GRACE :: Radiation Oncology


“Brachytherapy” for Lung Cancer

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There some patients with early stage lung cancer that are not good candidates for standard lung surgery because of their underlying poor lung function. A standard lung surgery typically involves removing the entire lobe of the lung that contains the cancer. Unfortunately, for some patients with underlying COPD or emphysema – they can’t afford to lose a complete lobe of the their lung. In this situation, some surgeons have performed more limited surgery including doing a “sub-lobar” resection. The results for patients who have this limited surgical resection are not nearly as good as patients that have a complete lobectomy. In some series, the incidence of local recurrence can be as high as 20-40% if only a limited surgery is performed. The problem with these limited surgeries is that the surgeon often leaves microscopic disease behind along the edges of the surgical specimen. In other tumor types, the surgical margins are evaluated carefully and more tissue is often resected if the margins are involved. In lung cancer, evaluation the margins from the surgery specimen is more difficult, and the incidence of additional microscopic cells left in the area around the resection is probably quite high. This probably explains while the recurrence rate for small tumors is quite low with a conventional lobectomy, and much higher when less tissue is removed in a sub-lobar resection.

Brachytherapy means the use of locally placed radiation. In this case, radioactive seeds are placed in and around the surgical suture line after the surgery is complete. These seeds are sewed into the lung tissue or sewed into a mesh fabric that is then placed on the lung in the area that is at highest risk.

Brachy mesh (Click to enlarge)

Below is a model with seeds, and then CT image of the radiation to a region in the patient being modeled:

Model with seeds

4 view with dose color wash

The seeds are left there permanently. They deliver a small dose of radiation just in the vicinity of the where they are placed. Early studies have suggested that the placement of these seeds after a sublobar resection can considerably reduce the risk of recurrence of lung cancer. There doesn’t appear to be many side effects experienced by the patient who undergoes this procedure, so overall it appears relatively safe. There are some specific radiation precautions that must be taken. Studies have looked at lung function following the brachytherapy, and the brachytherapy doesn’t appear to reduce lung function.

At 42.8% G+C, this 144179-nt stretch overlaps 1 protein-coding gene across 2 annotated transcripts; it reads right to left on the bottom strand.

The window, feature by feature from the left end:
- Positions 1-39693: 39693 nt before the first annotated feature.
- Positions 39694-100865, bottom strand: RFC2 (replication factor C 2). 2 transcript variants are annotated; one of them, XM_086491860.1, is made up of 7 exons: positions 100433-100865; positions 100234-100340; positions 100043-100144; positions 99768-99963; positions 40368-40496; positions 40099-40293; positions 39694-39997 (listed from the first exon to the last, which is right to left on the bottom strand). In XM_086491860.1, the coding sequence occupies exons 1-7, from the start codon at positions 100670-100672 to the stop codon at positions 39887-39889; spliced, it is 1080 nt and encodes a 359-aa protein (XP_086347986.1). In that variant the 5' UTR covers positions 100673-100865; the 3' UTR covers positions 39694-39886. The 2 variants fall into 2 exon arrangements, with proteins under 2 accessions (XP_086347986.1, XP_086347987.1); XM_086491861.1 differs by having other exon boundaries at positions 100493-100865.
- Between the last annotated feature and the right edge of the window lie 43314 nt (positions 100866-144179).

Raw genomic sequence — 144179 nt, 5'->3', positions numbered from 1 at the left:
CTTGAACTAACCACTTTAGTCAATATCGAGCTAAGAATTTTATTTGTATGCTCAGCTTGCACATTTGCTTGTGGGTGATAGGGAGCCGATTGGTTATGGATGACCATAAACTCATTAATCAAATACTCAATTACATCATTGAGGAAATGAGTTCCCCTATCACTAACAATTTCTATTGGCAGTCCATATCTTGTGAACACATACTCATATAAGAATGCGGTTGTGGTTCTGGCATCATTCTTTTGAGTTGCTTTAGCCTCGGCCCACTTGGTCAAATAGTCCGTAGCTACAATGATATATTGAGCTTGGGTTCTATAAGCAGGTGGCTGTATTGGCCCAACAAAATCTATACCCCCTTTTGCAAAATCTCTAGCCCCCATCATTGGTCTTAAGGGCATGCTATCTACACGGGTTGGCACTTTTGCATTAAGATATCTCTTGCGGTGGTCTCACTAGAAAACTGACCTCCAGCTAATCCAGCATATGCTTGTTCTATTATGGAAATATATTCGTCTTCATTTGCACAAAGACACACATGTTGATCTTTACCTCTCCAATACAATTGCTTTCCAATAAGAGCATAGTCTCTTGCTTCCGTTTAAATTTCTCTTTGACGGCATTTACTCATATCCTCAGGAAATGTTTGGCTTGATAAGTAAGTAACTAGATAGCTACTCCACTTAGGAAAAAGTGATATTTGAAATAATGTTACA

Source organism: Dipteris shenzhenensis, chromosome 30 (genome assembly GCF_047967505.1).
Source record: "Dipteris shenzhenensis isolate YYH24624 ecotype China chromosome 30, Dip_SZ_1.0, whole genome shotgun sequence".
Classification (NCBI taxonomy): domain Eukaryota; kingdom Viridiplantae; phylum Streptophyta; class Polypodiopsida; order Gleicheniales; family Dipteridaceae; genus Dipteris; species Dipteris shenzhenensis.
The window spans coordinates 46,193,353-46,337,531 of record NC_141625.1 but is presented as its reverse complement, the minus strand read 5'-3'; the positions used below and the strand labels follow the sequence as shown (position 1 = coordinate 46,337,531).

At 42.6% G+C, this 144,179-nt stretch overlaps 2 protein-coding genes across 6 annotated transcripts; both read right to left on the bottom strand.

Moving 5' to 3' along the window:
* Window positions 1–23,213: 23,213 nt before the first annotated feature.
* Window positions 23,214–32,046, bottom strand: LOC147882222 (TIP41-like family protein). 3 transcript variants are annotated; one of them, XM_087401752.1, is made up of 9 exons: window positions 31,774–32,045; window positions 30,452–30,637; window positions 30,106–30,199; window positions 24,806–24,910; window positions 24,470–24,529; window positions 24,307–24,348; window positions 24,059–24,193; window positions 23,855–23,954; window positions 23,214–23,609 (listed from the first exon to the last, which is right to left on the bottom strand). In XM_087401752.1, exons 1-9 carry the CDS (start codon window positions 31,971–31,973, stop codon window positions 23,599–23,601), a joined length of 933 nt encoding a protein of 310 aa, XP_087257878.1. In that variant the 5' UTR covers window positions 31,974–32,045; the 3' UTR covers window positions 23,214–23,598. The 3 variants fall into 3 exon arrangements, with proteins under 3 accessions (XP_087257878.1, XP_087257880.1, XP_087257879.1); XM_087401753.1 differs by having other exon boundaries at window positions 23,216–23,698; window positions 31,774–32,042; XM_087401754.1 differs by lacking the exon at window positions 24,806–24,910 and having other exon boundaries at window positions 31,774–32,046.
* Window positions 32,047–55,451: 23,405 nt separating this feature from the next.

There is an open study which is randomly allocating patients to a sub-lobar resection or a sub-lobar resection plus brachytherapy. It is hoped that this study will convincingly answer the question of whether this procedure reduces the risk of recurrence.

3 Responses to “Brachytherapy” for Lung Cancer

  • foxy says:

    Dr Mehta:
    Thank you so much for explaining how this works. You made it really easy to understand. Can this same procedure be used to further shrink non-resectable, existing tumors after standard radiation and chemotherapy?
    Thanks for your time. You are wonderful.

  • Dr. Mehta says:

    Brachytherapy (meaning the local placement of radiation seeds) is typically best used if you can place the radiation directly in the vicinity of the cancer. These radioactive seeds don’t give off much radiation and their “effective” treatment distance isn’t very far. It is ideally suited for use after sugery because you can place the seeds near the surgical scar (where the two affected tissues are brought together). It also makes sense to put seeds directly in or near a tumor that is causing local symptoms. We sometimes use this technique to treat a tumor that is growing inside of a bronchus and causing either cough or breathing difficulty.

    Generally speaking it is difficult to try to use brachytherapy to treat a large tumor or a tumor with multiple sites because you would need a large number of seeds to cover the entire area at risk.

    The idea of using brachytherapy as a supplment to external beam radiation and chemotherapy has been discussed and attempted. One of the advantages to brachytherapy is that the radiation is delivered from the “inside out” and since the radiation dose weakens as it proceeds — this approach may have less adverse effect on normal tissues than beams that are being aimed from the “outside in” that are traversing a large amount of normal tissues on their way to the target. Sometimes a patient will be discovered to be unresectable in the operating room, and we occasionally will try to implant the tumor directly at that time. This represents one case where we try to further shrink an unresectable tumor.

    I hope this answers your question.


  • foxy says:

    Yes sir, it does answer my question. Thank you very much. My RUL tumor is indeed blocking the bronchus and I keep having chronic consolidated infections in that area. That plus radiation damage to that lung, e.g. possible fistula to the pleural space are holding me back as far as making great progress is concerned.And it is hard to be on continuous antibiotics and steroids to combat infection/inflammation. Brachy therapy has been mentioned as a possible avenue. I am very willing to try it. Would you reccommend it?
    Thank you,

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